Robert Stacy McCain on atrocious feminist writing:
Her paucity of ideas and her unwillingness to do actual research led Mary Daly to the crucial insight that consumers of radical feminist books didn’t really care about facts or logic or coherent argument. No, the feminist readership consists of disgruntled misfits who want someone to give voice to their inchoate rage. My theory, then, is that Daly discovered she could spend a few hours a week sitting in front of a word-processor, probably with a supply of whiskey and ice near at hand, typing any kind of stream-of-consciousness nonsense that popped into her head. So long as her rants were aimed at the phallocratic patriarchy, and invoked the celebration of radical liberated womanhood, the incoherent nature of Daly’s prose was actually a feature, not a bug. No one could refute her “arguments,” because no one could make sense of them.
Peter Risdon notes the modesty of a certain Marxoid titan:
It’s as though each narcissistic personality disorder has its own unique signature.
And Theodore Dalrymple on assault, sentimentality and moral cowardice:
I was alarmed but not altogether surprised to read that Marie… did not want [her assailant] to be locked up but rather that they should receive a punishment “so that they understand.” Understand what, precisely? That hitting a defenceless woman in the face ten times with a knuckleduster isn’t a nice thing to do? But they understood this already, only too well: It was precisely their understanding that impelled them to do it… Presumably Marie had in mind something such as psychoanalysis, perhaps mixed with a little compulsory social work or planting flowers in municipal flowerbeds. This is like trying to talk reason to Pol Pot at the apogee of his power, to get him to stand down by persuading him that what he was doing was wrong.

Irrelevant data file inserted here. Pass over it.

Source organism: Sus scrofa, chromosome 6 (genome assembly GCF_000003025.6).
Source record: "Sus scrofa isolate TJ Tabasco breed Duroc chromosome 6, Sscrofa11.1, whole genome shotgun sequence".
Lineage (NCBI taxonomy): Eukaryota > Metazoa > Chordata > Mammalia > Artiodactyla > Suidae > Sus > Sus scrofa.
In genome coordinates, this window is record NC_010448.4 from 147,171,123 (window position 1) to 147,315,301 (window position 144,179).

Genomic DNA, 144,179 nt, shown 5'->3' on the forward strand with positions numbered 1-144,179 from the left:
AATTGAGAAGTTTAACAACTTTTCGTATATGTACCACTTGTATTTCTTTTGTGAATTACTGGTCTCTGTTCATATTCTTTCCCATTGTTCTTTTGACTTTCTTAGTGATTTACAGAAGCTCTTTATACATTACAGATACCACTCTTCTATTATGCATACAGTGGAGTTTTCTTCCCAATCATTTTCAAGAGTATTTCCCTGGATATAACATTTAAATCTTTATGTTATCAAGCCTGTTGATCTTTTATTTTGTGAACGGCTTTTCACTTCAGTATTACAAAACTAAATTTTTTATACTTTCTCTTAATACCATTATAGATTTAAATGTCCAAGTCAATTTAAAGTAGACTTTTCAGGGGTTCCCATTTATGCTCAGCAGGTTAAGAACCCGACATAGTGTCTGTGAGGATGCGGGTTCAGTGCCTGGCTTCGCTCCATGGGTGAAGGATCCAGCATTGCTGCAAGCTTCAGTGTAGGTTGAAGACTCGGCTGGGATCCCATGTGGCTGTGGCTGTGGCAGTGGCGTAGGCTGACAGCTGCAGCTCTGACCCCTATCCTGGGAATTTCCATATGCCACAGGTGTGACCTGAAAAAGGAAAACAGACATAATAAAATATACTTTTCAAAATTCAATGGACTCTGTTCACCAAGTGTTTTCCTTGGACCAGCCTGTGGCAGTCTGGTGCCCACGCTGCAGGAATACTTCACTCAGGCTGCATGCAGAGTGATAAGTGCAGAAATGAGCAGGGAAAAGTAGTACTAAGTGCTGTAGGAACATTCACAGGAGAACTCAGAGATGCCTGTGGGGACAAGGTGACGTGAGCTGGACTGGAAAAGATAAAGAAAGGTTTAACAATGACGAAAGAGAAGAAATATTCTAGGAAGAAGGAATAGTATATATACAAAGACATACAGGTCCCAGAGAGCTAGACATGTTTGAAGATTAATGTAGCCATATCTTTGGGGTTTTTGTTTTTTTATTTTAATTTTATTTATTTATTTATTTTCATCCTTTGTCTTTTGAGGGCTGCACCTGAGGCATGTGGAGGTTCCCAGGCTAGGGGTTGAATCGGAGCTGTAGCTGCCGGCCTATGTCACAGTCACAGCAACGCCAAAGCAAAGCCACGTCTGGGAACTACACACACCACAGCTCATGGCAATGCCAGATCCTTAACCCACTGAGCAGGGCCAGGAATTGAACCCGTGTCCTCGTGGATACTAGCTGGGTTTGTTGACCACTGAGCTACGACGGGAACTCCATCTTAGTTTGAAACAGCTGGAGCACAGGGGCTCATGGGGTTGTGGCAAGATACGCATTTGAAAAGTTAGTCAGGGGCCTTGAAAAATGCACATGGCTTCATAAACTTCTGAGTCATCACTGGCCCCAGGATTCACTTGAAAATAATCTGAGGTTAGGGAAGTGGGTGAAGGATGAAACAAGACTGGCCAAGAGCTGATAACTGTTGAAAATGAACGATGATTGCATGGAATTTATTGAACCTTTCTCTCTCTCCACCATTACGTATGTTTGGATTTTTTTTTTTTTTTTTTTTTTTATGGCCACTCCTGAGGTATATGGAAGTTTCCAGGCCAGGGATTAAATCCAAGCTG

If Miss A suddenly finds herself being beaten by Thug B – repeatedly, ostentatiously, with premeditation and knuckledusters – and then insists her assailant should face only the most mild and inconsequential punishment, this looks an awful lot like moral preening. “See how lenient and saintly I am.” The next victim of thug B – and there usually is a next victim – may not appreciate this display of moral (self-)elevation.
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